This talk explores the relationship, in evolution, between animal cognition and animal body, with special attention to the role of space. Does the availability of a suitably complex cognitive architecture constrain (or drive) the elaboration of the animal form and its capacities to interact with the environment? Does having anatomical capacities to interact with the environment in certain ways constrain (or drive) the elaboration of cognition? If so, how do these constraining or driving relationships operate? If not, what would this tell us about the nature of cognition, and what would be left of cognition’s embodiment?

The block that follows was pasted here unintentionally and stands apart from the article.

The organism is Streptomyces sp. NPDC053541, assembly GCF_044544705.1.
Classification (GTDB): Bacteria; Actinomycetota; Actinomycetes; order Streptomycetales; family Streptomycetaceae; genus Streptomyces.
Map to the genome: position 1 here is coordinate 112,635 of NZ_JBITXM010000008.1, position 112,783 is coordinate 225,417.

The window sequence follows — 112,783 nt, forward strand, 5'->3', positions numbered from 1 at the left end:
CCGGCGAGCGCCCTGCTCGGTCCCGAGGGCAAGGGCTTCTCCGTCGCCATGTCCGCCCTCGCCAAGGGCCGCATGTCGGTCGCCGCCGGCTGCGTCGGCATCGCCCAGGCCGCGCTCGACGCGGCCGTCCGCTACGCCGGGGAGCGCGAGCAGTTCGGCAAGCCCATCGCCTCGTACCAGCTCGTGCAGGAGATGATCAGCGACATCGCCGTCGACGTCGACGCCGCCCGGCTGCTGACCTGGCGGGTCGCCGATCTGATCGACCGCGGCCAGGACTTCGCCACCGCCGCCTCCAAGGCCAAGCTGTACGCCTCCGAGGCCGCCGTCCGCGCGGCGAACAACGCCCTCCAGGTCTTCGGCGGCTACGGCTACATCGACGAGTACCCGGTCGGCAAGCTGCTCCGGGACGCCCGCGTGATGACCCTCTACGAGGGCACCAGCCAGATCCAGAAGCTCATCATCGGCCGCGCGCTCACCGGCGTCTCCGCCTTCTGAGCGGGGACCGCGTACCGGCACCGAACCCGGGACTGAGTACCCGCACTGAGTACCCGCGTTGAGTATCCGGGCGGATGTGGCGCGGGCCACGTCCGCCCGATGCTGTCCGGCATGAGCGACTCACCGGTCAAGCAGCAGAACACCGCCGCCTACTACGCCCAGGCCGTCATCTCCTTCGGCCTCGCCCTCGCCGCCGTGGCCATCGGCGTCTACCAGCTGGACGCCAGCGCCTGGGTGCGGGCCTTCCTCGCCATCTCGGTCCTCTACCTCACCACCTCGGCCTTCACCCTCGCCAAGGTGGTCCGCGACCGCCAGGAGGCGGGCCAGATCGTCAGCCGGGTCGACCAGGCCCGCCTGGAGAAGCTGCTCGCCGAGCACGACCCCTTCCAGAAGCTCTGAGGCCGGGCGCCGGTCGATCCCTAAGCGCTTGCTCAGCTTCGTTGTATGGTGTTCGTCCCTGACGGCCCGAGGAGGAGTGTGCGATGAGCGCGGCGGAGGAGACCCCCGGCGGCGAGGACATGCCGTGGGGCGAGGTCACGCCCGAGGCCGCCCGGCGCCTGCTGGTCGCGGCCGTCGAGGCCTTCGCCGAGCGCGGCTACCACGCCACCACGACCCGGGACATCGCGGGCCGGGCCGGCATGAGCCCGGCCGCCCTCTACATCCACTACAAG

(2012) Implicit and explicit goal directedness. Erkenntnis (Online First, May).
(2012) The environment, from a behavioral perspective. In: The Environment: Philosophy, Science, and Ethics (Kabasenche WP, O’Rourke M, Slater MH, eds). MIT Press.
Michael Trestman studied philosophy and obtained his PhD from the University of California, Davis in 2010. He was a postdoctoral research fellow at the University of Utah from 2010 to 2011, and is currently a research associate at UC Davis.